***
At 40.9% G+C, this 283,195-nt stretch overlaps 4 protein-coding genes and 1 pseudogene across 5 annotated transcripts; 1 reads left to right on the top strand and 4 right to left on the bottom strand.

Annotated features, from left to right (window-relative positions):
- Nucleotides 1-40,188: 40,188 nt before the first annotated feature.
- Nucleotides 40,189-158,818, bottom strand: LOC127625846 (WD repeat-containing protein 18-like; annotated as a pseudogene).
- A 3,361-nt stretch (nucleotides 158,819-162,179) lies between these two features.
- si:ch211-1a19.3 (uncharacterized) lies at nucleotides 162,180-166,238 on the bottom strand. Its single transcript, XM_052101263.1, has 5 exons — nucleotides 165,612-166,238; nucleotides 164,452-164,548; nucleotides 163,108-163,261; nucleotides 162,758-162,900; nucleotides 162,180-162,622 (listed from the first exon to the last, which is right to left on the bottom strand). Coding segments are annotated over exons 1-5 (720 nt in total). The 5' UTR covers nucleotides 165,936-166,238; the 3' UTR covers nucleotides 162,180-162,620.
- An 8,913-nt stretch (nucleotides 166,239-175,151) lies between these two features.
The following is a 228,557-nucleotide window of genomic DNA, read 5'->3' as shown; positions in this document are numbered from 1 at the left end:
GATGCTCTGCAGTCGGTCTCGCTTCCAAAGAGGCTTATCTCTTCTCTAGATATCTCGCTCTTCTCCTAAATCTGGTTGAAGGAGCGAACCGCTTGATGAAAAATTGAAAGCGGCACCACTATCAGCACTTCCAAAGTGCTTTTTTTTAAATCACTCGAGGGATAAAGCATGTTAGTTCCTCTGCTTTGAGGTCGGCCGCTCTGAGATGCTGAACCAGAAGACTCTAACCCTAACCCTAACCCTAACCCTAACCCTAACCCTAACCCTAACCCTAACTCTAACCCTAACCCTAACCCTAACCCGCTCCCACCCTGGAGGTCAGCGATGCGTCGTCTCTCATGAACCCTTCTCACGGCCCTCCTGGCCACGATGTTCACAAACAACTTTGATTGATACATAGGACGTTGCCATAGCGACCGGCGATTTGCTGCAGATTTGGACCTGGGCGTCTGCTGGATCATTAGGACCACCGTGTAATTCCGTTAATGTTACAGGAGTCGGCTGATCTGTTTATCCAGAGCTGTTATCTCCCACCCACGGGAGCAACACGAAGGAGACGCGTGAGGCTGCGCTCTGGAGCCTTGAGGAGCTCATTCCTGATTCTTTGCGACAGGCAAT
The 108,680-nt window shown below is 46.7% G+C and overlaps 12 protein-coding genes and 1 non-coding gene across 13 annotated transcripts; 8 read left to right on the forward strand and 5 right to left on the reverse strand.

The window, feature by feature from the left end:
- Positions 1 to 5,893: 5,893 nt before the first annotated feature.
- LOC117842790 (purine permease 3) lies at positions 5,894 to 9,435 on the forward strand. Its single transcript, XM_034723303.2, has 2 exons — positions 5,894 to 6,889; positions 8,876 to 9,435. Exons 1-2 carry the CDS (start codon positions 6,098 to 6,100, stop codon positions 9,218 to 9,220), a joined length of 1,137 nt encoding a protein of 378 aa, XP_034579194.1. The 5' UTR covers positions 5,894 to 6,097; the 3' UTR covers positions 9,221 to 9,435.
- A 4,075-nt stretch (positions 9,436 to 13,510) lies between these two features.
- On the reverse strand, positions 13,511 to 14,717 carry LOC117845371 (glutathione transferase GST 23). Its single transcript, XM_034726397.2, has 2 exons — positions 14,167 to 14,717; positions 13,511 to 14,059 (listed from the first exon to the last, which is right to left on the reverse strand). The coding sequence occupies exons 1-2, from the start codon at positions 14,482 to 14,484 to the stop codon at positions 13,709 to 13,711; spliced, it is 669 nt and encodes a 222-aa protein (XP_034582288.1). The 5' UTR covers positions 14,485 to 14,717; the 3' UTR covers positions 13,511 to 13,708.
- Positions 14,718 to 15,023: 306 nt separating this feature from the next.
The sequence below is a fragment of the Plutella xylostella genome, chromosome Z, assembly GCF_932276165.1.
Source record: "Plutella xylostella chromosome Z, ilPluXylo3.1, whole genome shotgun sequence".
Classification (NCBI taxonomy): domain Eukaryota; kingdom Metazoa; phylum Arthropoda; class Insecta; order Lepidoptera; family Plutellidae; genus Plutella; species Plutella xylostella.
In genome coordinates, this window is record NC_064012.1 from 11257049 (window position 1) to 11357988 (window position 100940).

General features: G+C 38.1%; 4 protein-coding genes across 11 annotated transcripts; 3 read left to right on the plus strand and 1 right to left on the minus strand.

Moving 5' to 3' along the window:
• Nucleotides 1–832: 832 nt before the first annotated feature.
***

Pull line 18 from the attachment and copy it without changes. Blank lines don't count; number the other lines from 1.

Source record: "Plutella xylostella chromosome Z, ilPluXylo3.1, whole genome shotgun sequence".